"We were pleased," says St. Paul's principal Graham Brown, to suggest McKay's name to the UW senate committee that selects honorary degree recipients. "He certainly is worthy of such an honour, and we are very happy that he has accepted. And the timing couldn't be better because St. Paul's is currently doing more to reach out to the on-campus native community."

A news release from the college says next week's dinner will raise funds for "an important new project at St. Paul's that will support native students". Says Brown: "St. Paul's has been teaching in the area of Native Studies for years, but we now wish to address the needs of aboriginal students themselves. An Aboriginal Counsellor will be hired soon to minister to native students -- a position made possible by the Ministry of Education and Training."

Tickets for the May 12 meal, to be served in South Campus Hall, cost $40; a tax receipt will be issued for $15. A reception starts at 6 p.m. and dinner at 6:30. Tickets are available from Arlene Sleno at St. Paul's, phone 885-1465 ext. 201.

[Spam animation]

New hope for stopping spam

"We have some new tools that automatically sort spam for you," says Reg Quinton of UW's information systems and technology department, and of course he's not talking about Hormel's lunch meat. "Spam" is mass e-mail, one of the curses of the connected world.

"The volume of unsolicited bulk email as a proportion of total email traffic is still rising," adds Quinton's colleague Dawn Whiteside. She provided some information about what's being done, and new tactics that will be used soon, when I asked whether UW is "losing the war" against spam.

"At UW," says Whiteside, "we're stopping some spam at the front door by refusing mail from servers which are listed in public blacklists as known open mail relays or spam sources -- but not on all mail servers. For example, about half the spam which hits my mailbox comes through a system on campus running software which doesn't use any blacklists (even though I've not used that particular address for over 4 years)."

She didn't say how many spam messages she gets each day, but the number can be substantial for people whose e-mail addresses are widely publicized on web pages. I find myself deleting 20 or 30 pieces of spam each morning, for example, many of them offering to increase the size of my investment portfolio or my body parts.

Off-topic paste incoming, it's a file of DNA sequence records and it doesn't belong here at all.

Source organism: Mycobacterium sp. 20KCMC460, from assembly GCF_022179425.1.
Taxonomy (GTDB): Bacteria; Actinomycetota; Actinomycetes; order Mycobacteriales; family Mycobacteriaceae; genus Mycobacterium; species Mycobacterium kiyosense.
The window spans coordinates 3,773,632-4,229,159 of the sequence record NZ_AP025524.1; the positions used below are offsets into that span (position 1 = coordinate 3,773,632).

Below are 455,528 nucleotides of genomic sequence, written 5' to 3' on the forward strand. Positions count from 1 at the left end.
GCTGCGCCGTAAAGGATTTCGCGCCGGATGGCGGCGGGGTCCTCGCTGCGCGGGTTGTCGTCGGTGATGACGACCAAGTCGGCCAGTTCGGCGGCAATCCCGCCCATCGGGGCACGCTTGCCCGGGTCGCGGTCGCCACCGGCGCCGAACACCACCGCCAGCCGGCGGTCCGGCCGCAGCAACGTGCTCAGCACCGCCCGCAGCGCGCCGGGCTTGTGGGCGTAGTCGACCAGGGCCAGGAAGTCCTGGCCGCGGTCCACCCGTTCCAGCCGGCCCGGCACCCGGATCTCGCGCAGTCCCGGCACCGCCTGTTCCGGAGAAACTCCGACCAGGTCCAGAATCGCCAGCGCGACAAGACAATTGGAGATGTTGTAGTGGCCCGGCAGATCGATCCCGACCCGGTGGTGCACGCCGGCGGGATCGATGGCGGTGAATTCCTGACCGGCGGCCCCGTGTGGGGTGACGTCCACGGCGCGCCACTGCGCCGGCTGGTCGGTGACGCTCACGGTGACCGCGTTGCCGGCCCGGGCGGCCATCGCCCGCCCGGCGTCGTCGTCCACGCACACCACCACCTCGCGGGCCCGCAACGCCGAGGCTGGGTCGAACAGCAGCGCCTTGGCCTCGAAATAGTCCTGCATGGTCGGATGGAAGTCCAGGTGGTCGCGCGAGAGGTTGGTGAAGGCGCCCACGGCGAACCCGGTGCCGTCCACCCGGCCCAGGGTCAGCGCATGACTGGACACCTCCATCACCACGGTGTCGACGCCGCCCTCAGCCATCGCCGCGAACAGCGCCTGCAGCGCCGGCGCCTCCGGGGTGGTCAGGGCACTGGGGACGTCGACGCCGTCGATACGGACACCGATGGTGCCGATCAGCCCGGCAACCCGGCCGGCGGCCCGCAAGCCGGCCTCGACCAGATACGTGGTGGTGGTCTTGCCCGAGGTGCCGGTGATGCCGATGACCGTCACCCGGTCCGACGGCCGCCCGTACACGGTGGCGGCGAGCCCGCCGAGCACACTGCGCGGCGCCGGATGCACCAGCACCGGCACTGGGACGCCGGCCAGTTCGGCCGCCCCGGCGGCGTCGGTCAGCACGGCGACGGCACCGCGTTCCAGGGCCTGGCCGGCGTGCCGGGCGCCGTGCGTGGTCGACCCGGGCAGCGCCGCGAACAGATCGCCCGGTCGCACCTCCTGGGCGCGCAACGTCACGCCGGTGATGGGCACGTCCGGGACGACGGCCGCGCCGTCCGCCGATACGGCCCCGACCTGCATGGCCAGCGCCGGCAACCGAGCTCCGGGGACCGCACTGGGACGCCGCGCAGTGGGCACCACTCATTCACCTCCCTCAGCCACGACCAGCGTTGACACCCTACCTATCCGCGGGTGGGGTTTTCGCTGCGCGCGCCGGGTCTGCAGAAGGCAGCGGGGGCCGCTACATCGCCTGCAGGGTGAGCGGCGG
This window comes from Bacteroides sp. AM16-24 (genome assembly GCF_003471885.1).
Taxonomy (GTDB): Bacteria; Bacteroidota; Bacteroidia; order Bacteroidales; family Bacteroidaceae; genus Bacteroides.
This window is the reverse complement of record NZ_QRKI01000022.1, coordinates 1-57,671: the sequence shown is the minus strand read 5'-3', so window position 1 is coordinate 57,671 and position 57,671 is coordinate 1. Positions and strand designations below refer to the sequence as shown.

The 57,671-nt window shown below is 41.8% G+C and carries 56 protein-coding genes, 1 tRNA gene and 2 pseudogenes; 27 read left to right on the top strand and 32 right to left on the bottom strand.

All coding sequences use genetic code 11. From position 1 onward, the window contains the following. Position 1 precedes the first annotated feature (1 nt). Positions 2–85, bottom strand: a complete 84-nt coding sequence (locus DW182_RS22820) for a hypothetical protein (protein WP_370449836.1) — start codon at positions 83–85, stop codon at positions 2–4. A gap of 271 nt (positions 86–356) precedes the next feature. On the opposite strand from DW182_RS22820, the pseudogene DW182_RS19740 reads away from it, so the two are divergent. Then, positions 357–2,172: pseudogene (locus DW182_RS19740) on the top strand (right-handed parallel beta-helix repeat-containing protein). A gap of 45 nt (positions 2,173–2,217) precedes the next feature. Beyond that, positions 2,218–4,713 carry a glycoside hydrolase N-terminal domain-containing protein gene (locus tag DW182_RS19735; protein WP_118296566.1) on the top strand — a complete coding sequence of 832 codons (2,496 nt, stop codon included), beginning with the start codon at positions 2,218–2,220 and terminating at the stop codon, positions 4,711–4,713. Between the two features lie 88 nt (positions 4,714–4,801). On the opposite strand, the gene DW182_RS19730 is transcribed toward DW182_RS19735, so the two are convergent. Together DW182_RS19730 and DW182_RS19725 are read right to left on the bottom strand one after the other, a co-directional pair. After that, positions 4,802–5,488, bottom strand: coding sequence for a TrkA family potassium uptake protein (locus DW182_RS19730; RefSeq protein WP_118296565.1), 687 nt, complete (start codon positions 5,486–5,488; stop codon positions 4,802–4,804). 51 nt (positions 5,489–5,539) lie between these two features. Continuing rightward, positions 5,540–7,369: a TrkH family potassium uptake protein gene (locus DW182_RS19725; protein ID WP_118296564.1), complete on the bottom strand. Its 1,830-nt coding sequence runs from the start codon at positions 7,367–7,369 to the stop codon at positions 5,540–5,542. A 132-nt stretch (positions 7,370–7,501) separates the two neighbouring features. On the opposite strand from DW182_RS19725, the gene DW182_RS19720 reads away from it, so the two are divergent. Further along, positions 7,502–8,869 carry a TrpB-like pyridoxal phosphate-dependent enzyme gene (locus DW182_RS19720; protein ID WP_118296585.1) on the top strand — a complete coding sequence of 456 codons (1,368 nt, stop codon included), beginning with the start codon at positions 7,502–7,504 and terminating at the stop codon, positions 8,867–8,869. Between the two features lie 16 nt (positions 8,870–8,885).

What can computer users do to block the stuff? Whiteside has this answer: "Software to filter email and filtering capabilities in mail client software such as Eudora (not just to avoid spam but to help people who receive a lot of mail to have it automatically organized for them) is available on campus, but someone not comfortable with computers in general may not be comfortable setting up filters.

"I think we may need to do a better job of letting people (both regular users and system administrators) know how to filter their mail."

Meanwhile, work is continuing on the "new tools" that Quinton referred to. In particular, he said, "we're testing SpamAssassin and will soon release it to the world."

The nastiest kind of spam doesn't just offer free love or Nigerian investments -- it carries e-viruses too, programs that can infect the recipient's computer and then pass themselves along to others in a long e-mail chain.

The latest viruses are "gleaning data from mailboxes to construct clever hoaxes that convince the recipient to click and infect," says Quinton. "They're impressive. we have anti-virus technology in place ("the procmail sanitizer"), and as soon as admmail is upgraded it will be installed. That will clobber most/all executable content, disarming the virus before it can do any damage."